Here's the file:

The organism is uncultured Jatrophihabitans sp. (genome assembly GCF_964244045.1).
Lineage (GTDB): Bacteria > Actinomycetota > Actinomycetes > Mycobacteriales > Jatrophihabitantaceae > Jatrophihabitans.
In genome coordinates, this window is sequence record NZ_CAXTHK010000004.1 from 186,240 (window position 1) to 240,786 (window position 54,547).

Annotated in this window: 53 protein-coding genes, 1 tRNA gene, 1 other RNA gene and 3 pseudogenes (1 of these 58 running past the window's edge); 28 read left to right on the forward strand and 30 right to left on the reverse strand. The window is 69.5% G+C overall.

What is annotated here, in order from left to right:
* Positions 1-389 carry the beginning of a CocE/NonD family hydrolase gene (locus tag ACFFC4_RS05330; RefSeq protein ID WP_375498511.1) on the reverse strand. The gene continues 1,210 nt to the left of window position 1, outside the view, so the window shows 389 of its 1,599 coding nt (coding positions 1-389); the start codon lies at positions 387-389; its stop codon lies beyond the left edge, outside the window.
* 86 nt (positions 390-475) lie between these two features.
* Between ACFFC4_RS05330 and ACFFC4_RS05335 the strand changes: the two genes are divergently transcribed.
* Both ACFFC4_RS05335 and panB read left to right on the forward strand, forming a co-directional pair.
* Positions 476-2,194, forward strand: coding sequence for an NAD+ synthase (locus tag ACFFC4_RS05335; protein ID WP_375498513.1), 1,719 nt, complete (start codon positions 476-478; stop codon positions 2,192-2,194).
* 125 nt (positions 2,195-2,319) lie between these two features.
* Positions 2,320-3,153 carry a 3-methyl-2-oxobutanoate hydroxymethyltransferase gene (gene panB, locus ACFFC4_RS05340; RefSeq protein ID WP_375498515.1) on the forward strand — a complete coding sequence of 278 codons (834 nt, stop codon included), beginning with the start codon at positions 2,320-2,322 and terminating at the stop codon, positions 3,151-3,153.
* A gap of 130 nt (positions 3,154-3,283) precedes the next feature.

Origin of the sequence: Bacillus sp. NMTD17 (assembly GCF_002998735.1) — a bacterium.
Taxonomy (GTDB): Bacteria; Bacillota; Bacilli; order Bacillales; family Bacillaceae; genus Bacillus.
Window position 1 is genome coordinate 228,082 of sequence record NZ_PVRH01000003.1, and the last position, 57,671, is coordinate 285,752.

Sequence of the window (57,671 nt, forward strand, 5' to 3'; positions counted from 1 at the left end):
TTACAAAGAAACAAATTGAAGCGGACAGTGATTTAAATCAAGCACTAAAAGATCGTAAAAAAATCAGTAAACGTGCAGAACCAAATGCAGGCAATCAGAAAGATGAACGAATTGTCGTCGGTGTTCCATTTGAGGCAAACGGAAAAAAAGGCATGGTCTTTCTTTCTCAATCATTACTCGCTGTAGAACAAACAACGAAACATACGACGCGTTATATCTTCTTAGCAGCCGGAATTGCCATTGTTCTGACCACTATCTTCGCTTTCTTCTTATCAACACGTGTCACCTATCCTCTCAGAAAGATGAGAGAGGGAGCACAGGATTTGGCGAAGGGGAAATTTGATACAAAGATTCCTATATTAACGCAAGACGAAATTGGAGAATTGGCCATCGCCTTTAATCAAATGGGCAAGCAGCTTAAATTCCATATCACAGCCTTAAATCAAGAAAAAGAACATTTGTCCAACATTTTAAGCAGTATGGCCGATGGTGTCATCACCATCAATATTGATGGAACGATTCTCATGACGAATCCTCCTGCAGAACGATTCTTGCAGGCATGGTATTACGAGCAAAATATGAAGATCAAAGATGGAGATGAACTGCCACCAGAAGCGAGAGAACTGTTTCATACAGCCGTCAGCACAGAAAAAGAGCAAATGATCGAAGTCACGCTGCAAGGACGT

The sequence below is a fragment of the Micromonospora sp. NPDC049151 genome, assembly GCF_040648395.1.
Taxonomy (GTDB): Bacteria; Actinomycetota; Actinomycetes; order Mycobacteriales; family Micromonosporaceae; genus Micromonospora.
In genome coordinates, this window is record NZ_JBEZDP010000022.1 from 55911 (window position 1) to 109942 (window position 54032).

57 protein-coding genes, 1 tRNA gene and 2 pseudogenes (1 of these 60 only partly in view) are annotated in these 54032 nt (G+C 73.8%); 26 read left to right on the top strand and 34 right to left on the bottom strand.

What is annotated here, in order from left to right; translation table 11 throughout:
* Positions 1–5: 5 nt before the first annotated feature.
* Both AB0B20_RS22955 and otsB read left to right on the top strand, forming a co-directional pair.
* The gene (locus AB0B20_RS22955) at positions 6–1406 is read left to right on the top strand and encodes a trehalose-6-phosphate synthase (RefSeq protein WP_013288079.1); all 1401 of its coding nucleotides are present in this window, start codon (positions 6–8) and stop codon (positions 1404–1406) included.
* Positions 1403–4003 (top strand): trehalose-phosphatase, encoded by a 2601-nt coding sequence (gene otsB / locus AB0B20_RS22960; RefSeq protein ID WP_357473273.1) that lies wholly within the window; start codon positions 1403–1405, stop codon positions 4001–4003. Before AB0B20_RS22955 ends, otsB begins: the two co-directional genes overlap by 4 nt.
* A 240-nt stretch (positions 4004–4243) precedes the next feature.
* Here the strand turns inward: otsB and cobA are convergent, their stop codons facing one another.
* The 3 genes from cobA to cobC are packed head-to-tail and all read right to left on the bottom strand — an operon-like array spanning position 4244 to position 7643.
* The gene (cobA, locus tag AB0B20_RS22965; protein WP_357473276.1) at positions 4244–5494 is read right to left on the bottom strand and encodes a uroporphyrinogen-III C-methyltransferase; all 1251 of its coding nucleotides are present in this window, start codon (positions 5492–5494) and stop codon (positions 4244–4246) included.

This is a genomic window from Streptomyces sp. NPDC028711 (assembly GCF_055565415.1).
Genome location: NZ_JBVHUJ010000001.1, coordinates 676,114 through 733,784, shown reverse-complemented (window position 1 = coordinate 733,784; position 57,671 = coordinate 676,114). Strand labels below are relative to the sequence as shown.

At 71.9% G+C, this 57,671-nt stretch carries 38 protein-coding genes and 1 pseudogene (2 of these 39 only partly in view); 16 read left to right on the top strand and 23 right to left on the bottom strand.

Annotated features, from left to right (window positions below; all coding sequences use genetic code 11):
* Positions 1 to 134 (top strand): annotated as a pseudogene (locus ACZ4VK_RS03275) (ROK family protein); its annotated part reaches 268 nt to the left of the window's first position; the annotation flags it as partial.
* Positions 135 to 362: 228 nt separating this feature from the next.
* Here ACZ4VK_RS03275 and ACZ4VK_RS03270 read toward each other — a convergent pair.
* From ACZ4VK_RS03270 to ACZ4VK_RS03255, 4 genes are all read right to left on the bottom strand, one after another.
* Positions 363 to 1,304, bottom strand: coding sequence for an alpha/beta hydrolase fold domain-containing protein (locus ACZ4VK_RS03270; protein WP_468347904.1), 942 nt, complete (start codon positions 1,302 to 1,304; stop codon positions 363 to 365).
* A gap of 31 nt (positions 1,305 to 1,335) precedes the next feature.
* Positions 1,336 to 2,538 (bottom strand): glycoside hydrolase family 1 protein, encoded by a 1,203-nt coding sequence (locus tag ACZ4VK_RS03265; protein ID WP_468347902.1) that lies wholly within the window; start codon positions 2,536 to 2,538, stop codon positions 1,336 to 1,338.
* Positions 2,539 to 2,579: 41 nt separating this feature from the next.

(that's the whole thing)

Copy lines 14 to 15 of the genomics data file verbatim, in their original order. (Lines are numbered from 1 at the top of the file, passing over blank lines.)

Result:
Origin of the sequence: Bacillus sp. NMTD17 (assembly GCF_002998735.1) — a bacterium.
Taxonomy (GTDB): Bacteria; Bacillota; Bacilli; order Bacillales; family Bacillaceae; genus Bacillus.